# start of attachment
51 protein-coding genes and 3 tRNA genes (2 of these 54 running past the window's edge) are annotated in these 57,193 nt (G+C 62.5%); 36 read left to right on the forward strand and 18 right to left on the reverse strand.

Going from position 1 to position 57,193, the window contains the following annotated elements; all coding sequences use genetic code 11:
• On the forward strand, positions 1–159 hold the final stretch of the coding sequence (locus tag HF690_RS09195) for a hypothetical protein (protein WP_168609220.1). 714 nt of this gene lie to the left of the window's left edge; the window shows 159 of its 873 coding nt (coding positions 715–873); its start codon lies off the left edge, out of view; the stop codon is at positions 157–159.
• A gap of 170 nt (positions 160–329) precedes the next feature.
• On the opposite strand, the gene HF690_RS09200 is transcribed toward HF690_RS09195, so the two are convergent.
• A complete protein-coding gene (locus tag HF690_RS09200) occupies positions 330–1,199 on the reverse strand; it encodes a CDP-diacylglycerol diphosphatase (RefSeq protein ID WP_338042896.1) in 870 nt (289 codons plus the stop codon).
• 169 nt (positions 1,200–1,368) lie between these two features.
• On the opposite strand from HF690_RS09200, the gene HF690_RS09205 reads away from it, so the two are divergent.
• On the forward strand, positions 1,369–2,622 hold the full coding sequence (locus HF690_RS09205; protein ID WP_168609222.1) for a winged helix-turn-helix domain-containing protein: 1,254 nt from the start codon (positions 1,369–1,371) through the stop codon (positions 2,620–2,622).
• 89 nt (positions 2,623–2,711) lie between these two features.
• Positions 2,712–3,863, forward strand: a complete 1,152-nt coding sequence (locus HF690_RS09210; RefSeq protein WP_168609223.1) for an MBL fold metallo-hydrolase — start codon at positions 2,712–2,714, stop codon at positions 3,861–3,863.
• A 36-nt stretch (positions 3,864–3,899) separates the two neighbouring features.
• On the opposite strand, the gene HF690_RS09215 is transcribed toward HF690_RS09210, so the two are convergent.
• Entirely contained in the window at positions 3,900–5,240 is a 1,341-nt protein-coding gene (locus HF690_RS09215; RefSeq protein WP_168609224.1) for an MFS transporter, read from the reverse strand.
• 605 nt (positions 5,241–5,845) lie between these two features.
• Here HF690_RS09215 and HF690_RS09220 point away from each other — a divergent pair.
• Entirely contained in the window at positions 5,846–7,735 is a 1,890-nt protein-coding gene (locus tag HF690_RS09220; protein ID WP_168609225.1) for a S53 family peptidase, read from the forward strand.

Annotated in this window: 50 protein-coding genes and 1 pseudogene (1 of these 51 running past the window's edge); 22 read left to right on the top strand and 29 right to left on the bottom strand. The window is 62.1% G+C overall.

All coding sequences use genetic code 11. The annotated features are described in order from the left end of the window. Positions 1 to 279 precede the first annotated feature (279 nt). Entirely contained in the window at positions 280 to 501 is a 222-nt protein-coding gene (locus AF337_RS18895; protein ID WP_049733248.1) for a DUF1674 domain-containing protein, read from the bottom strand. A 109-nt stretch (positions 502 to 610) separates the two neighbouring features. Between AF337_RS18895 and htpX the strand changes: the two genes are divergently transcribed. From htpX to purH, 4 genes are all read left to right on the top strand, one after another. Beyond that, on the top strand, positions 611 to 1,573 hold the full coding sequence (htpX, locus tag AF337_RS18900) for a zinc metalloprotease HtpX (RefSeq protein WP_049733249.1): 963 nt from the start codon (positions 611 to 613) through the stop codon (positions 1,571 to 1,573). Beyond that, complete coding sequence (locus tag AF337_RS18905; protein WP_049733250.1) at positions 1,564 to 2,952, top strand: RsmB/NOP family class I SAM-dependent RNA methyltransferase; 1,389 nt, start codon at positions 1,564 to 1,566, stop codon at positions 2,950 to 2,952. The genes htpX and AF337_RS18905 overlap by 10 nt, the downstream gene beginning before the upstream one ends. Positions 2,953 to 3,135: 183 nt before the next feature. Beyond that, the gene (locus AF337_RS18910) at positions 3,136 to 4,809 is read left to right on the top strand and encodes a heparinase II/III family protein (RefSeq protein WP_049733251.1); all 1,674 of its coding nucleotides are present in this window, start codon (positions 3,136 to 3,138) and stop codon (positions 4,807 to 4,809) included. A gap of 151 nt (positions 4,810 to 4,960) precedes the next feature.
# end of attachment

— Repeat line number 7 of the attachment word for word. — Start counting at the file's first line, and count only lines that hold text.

• 169 nt (positions 1,200–1,368) lie between these two features.